Referring to the accompanying drawings wherein similar reference characters designate similar parts throughout, the apparatus embodying the present invention con- 3,260,318 Patented July 12, 1966 sists of a drill pipe or drill string 10 which is stationary in the sense that it does not rotate as is the case with conventional drill pipe in a conventional rotary well drilling apparatus. This drill string leads to the top of a fluidoperated motor generally indicated at 12 consisting generally -of a stator 13 within which there is rotatable or gyratable a rotor 14. The fluid-operated motor which we employ is of the positive displacement type and preferably consists of a Moyno pump which, on having fluid such as well drilling fluid forced therethrough from the drill pipe 10, will cause the rotor 14 to rotate or gyrate with su'licient power to rotate the well drilling bit. The well drilling bit is illustrated at 15 and may be of any preferred or conventional design. This bit is rigidly connected to a rotary shaft or mandrel 16 rotatable within a bearing 17 in an outer -housing or drill collar 18. Suitable thrust bearings indicated at 19 and 19A may be employed as indicated to carry the various thrust loads that may be involved. The upper end of the shaft or mandrel 16 is provided with ports 21 through which liquid that is discharged through the stator 13 to drive the rotor 14 may enter the hollow mandrel or shaft 16 and on passing therethrough be discharged at the -bit for the purpose of lubricating t-he cutters thereof and flushing out well cuttings.

As Ithe lower end of the rotor 14 of the Huid-operated motor moves through a gyratory or elliptical path and the mandrel 16 to which the bit is connected rotates about an axis that is stationary with respect to the surrounding housing 18, some form of universal joint or flexible connection rnust be employed between the rotor 14 and the shaft 16. This is shown as consisting of upper and lower universal joints 20 and 20A, but other forms of flexible connections can be used in lieu thereof.

We take advantage of the fact that a universal joint or flexible connection must :be present between the rotor 14 and the mandrel or shaft 16 and that a clearance space 25 must exist therearound, to locate the bent sub at this point rather than at the top of the fluid-operated motor 12. In other words, where the apparatus is to be used for directional drilling the housing 26 is so shaped or designed that its .top pin 27 and box 28 are disaligned or are angularly related to each other. The fact that the housing 26 is thus in effect bent between its ends does not interfere with the universality or the flexibility of the flexible joint that connects the rotor 14 to the mandrel 16. With this arrangement the location of the bend in the drilling apparatus can be quite close Ito the Ibit 15 so that in setting the direction of drilling of the bit by turning the drill pipe 10, t-he direction can be accurately oriented. Also the proximity of the bend in housing 26 to the bit 15 facilitates the direction being maintained without a tendency of the `bit to Wander. FIG. 1 illustrates a situation wherein by reason of the angular relationship between the top and bottom of the housing 26 the axis of the -bit 15 is angularly related to the axis of the drill pipe 10.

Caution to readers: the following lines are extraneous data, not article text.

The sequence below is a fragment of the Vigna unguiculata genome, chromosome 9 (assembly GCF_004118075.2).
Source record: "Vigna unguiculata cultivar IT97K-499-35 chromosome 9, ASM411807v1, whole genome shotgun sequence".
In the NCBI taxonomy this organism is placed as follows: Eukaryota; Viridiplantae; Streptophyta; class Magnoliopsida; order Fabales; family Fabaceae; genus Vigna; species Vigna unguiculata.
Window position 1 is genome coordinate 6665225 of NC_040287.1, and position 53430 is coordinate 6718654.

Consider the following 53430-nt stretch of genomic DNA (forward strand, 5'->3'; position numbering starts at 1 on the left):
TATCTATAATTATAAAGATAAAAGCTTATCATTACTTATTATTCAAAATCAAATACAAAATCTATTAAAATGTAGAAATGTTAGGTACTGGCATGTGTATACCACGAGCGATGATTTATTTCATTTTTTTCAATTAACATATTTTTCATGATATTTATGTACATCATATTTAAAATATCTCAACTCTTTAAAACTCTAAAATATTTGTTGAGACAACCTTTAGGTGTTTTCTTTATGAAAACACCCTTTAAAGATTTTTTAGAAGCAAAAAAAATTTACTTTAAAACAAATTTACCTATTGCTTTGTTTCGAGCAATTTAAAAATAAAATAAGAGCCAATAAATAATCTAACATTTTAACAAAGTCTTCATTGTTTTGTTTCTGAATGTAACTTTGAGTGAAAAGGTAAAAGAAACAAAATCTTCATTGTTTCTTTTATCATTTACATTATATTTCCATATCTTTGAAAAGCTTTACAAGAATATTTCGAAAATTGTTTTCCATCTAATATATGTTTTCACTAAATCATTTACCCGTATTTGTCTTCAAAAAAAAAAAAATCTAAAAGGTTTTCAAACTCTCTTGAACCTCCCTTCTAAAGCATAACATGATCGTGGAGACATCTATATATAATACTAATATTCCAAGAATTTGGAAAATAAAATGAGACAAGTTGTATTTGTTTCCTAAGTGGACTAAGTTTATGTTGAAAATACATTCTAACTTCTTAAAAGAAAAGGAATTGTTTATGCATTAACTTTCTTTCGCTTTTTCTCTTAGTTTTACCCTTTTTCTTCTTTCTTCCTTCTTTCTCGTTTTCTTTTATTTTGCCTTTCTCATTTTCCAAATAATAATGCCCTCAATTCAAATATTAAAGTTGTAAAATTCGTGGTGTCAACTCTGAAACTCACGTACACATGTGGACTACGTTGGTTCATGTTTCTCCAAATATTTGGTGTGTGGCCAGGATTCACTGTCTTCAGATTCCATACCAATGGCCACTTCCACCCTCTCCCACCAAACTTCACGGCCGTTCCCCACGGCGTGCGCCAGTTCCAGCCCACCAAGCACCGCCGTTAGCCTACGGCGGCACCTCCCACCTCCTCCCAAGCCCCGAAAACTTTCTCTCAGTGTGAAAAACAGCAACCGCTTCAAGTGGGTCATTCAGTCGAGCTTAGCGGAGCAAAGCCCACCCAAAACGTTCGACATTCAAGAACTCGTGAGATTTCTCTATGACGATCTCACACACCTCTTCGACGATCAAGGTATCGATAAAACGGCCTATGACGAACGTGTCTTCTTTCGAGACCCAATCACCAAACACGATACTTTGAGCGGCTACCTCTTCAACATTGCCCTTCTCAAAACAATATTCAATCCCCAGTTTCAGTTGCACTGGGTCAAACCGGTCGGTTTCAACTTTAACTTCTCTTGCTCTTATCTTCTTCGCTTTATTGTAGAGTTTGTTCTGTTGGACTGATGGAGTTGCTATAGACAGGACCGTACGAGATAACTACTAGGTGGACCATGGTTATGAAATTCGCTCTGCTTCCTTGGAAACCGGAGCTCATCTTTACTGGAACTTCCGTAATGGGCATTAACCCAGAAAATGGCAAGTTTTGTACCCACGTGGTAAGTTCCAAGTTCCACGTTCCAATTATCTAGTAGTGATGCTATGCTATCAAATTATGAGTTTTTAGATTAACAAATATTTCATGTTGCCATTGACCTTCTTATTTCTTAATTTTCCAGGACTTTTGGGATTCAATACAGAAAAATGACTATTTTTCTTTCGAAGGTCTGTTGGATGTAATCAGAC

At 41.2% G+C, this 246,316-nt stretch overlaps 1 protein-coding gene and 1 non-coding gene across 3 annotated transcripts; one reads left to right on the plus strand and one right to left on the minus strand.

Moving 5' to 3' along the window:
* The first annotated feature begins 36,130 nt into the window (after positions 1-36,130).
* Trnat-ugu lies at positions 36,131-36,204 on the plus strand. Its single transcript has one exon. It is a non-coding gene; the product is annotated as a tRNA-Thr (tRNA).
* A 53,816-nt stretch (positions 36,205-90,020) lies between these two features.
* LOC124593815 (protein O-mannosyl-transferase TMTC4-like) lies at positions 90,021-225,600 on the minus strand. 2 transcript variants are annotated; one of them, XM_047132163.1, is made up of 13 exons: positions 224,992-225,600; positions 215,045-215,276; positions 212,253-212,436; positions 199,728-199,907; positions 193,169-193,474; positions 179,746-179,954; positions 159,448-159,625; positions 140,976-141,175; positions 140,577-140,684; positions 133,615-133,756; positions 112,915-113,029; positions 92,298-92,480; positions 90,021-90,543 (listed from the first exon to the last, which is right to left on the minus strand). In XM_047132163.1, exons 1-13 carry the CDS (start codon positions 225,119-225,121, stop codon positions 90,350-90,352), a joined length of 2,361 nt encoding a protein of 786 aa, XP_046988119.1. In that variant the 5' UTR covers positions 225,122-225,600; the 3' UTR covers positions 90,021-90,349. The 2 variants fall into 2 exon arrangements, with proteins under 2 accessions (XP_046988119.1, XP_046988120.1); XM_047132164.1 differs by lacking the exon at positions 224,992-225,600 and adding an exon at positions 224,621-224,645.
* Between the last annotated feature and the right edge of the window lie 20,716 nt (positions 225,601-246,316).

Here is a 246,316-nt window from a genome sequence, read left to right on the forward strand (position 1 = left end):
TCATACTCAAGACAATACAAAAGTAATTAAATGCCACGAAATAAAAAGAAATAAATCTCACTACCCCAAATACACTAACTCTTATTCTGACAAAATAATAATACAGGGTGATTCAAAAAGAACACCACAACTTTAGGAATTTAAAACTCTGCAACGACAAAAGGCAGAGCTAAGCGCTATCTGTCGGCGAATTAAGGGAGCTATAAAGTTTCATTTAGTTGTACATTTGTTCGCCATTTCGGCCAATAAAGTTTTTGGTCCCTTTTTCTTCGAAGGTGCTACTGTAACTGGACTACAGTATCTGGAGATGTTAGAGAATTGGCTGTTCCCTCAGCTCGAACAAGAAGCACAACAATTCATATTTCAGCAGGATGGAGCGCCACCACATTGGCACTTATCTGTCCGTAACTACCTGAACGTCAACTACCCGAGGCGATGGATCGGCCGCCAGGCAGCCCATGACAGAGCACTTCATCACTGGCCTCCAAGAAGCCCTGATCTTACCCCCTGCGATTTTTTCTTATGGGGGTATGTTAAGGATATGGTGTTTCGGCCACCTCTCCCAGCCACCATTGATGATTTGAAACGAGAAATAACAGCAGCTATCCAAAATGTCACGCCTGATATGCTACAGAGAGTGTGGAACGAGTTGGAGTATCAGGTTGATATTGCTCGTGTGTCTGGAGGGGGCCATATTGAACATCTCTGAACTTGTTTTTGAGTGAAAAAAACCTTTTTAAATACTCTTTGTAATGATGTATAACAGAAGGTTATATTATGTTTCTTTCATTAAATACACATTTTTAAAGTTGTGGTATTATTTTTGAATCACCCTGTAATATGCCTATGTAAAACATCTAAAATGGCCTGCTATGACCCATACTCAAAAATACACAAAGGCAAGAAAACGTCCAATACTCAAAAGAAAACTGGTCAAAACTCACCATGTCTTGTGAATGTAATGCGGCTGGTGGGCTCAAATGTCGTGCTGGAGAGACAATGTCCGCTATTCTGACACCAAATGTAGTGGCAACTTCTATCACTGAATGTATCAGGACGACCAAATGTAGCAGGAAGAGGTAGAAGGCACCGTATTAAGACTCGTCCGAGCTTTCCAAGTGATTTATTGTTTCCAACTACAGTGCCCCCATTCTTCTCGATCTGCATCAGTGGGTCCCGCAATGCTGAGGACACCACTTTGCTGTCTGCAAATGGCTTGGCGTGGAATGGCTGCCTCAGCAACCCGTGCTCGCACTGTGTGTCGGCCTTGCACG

From the above described construction it will be appreciated that as the bent sub or bent housing is located between the fluid operated motor and the Ibit rather than above the fluid-operated motor, greater control is obtainable over the direction of drilling of the bit 15. Location of the bend at this point does not interfere in any manner with the driving connection between the rot-or of the motor and the rbit. As a clearance must exist between the connection and the Walls of the surrounding housing to accommodate the universality of movement, lthis necessary clearance is taken advantage of to locate the bend at this point which is relatively close to the bit. While lthe invention has been described in connection with a down hole motor that is operated by lluid forced down the drill string, it will be readily appreciated that it is not restricted thereto but may be used with other forms of down hole motor which have exible driving connections between the rotor thereof and the bit.

Various changes may 'be made in the details of the construction without departing from the spirit and scope of the invention as defined by the appended claim.

We claim:

Well drilling apparatus including a straight pipe assembly constituting a drill string, a down hole motor comprising a housing, rotor and a stator in axial alignment with the straight pipe assembly, a rotary bit below the motor including a bearing support therefor, a rigid bent pipe section closely connecting said. motor housing to said bit bearing support, and a flexible driving connection between the rotor of the motor and the bit such that the l axis of rotation of the bit is disposed at an angle to the axis of rotation of said motor.